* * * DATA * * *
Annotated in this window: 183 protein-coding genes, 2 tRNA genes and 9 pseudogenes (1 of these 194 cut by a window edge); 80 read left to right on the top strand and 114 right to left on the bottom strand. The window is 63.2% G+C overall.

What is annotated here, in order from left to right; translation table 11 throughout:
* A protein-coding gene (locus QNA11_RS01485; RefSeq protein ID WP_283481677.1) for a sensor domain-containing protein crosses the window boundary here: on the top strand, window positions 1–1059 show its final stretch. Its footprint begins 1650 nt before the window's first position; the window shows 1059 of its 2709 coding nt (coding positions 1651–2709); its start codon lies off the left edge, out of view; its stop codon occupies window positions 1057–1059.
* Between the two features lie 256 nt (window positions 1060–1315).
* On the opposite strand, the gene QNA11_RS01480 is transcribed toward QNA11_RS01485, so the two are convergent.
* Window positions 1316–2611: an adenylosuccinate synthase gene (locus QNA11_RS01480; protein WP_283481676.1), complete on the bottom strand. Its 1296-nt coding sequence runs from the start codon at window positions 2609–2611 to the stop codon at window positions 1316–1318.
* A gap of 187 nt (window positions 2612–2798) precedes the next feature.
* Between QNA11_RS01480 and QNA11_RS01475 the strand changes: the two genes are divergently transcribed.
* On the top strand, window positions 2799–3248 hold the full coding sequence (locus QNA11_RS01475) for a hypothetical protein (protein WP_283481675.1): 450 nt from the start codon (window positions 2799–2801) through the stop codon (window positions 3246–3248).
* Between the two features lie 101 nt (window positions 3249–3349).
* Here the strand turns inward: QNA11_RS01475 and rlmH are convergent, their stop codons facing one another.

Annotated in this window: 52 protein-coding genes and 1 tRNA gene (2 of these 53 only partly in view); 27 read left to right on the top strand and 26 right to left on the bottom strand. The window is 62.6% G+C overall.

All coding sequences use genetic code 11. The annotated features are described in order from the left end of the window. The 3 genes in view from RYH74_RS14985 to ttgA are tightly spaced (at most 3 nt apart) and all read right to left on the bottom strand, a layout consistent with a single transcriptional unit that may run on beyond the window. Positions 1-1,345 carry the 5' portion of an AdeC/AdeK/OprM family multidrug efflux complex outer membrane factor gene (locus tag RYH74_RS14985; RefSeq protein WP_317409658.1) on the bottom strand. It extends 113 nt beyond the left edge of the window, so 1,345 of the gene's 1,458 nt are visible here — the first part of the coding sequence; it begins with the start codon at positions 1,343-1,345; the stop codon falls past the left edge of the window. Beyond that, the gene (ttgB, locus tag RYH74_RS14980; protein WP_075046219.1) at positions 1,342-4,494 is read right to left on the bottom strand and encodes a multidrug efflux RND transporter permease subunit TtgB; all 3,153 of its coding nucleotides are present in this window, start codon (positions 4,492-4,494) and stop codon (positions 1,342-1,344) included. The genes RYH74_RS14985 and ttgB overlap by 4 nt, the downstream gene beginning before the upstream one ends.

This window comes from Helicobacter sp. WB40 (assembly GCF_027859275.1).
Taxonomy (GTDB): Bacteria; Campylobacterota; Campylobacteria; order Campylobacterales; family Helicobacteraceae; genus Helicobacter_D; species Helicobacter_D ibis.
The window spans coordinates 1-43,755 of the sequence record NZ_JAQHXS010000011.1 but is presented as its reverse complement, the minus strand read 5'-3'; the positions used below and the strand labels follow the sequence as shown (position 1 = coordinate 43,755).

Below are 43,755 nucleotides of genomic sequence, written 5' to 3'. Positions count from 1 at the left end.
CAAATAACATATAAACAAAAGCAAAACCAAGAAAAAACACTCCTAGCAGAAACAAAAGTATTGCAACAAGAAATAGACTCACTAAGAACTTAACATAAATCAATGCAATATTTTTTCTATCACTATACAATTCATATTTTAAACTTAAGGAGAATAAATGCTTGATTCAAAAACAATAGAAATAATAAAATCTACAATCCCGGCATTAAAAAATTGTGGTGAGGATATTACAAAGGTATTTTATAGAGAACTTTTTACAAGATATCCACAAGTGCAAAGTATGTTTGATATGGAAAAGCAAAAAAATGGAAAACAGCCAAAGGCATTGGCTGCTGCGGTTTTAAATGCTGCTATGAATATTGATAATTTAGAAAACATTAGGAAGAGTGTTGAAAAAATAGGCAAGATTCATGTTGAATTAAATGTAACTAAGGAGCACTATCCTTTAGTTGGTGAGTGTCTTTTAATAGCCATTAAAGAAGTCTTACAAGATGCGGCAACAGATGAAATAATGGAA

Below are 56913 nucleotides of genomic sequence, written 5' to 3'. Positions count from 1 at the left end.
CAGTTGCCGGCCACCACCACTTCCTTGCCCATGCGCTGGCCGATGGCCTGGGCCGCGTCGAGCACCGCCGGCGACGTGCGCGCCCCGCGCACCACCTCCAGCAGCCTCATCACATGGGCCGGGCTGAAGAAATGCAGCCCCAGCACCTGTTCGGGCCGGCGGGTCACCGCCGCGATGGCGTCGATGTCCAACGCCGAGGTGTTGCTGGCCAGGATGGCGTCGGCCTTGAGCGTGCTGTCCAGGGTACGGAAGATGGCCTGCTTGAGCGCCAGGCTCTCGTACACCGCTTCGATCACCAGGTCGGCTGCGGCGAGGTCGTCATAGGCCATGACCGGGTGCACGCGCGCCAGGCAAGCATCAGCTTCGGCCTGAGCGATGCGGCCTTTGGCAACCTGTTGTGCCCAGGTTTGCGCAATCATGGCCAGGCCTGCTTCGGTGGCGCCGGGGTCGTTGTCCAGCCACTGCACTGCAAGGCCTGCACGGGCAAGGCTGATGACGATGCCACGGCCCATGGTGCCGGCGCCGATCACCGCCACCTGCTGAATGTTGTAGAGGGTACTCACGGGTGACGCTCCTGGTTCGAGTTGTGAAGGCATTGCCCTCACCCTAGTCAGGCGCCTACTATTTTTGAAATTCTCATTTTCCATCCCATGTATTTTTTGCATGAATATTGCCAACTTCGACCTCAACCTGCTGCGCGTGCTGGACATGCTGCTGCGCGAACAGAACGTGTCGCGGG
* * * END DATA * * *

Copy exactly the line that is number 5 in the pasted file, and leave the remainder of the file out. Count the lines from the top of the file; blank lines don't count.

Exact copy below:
* On the opposite strand, the gene QNA11_RS01480 is transcribed toward QNA11_RS01485, so the two are convergent.